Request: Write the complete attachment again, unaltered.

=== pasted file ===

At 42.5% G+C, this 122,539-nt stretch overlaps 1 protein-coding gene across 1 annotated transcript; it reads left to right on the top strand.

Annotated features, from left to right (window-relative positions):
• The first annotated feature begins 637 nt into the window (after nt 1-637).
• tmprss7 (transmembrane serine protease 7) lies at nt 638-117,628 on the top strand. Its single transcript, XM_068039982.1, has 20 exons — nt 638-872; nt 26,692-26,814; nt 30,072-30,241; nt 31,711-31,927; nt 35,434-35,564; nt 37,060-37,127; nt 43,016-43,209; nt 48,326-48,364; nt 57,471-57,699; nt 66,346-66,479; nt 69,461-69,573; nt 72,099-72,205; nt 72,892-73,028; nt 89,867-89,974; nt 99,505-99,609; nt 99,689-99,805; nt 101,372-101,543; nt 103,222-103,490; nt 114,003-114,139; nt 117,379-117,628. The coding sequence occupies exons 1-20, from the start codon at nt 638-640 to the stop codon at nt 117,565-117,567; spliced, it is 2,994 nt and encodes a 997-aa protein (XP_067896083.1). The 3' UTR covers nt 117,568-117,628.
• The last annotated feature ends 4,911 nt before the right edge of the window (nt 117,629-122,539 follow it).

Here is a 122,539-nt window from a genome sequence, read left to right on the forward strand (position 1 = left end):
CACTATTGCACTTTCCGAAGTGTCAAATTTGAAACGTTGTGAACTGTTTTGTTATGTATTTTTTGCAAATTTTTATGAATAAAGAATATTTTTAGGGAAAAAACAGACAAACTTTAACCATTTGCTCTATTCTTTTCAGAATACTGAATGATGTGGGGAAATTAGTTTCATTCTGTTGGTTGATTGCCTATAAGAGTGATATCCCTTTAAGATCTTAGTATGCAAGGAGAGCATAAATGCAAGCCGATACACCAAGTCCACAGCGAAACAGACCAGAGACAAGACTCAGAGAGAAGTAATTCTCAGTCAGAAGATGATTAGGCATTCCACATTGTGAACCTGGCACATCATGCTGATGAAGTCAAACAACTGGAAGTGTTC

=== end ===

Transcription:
At 42.5% G+C, this 122,539-nt stretch overlaps 1 protein-coding gene across 1 annotated transcript; it reads left to right on the top strand.

Annotated features, from left to right (window-relative positions):
• The first annotated feature begins 637 nt into the window (after nt 1-637).
• tmprss7 (transmembrane serine protease 7) lies at nt 638-117,628 on the top strand. Its single transcript, XM_068039982.1, has 20 exons — nt 638-872; nt 26,692-26,814; nt 30,072-30,241; nt 31,711-31,927; nt 35,434-35,564; nt 37,060-37,127; nt 43,016-43,209; nt 48,326-48,364; nt 57,471-57,699; nt 66,346-66,479; nt 69,461-69,573; nt 72,099-72,205; nt 72,892-73,028; nt 89,867-89,974; nt 99,505-99,609; nt 99,689-99,805; nt 101,372-101,543; nt 103,222-103,490; nt 114,003-114,139; nt 117,379-117,628. The coding sequence occupies exons 1-20, from the start codon at nt 638-640 to the stop codon at nt 117,565-117,567; spliced, it is 2,994 nt and encodes a 997-aa protein (XP_067896083.1). The 3' UTR covers nt 117,568-117,628.
• The last annotated feature ends 4,911 nt before the right edge of the window (nt 117,629-122,539 follow it).

Here is a 122,539-nt window from a genome sequence, read left to right on the forward strand (position 1 = left end):
CACTATTGCACTTTCCGAAGTGTCAAATTTGAAACGTTGTGAACTGTTTTGTTATGTATTTTTTGCAAATTTTTATGAATAAAGAATATTTTTAGGGAAAAAACAGACAAACTTTAACCATTTGCTCTATTCTTTTCAGAATACTGAATGATGTGGGGAAATTAGTTTCATTCTGTTGGTTGATTGCCTATAAGAGTGATATCCCTTTAAGATCTTAGTATGCAAGGAGAGCATAAATGCAAGCCGATACACCAAGTCCACAGCGAAACAGACCAGAGACAAGACTCAGAGAGAAGTAATTCTCAGTCAGAAGATGATTAGGCATTCCACATTGTGAACCTGGCACATCATGCTGATGAAGTCAAACAACTGGAAGTGTTC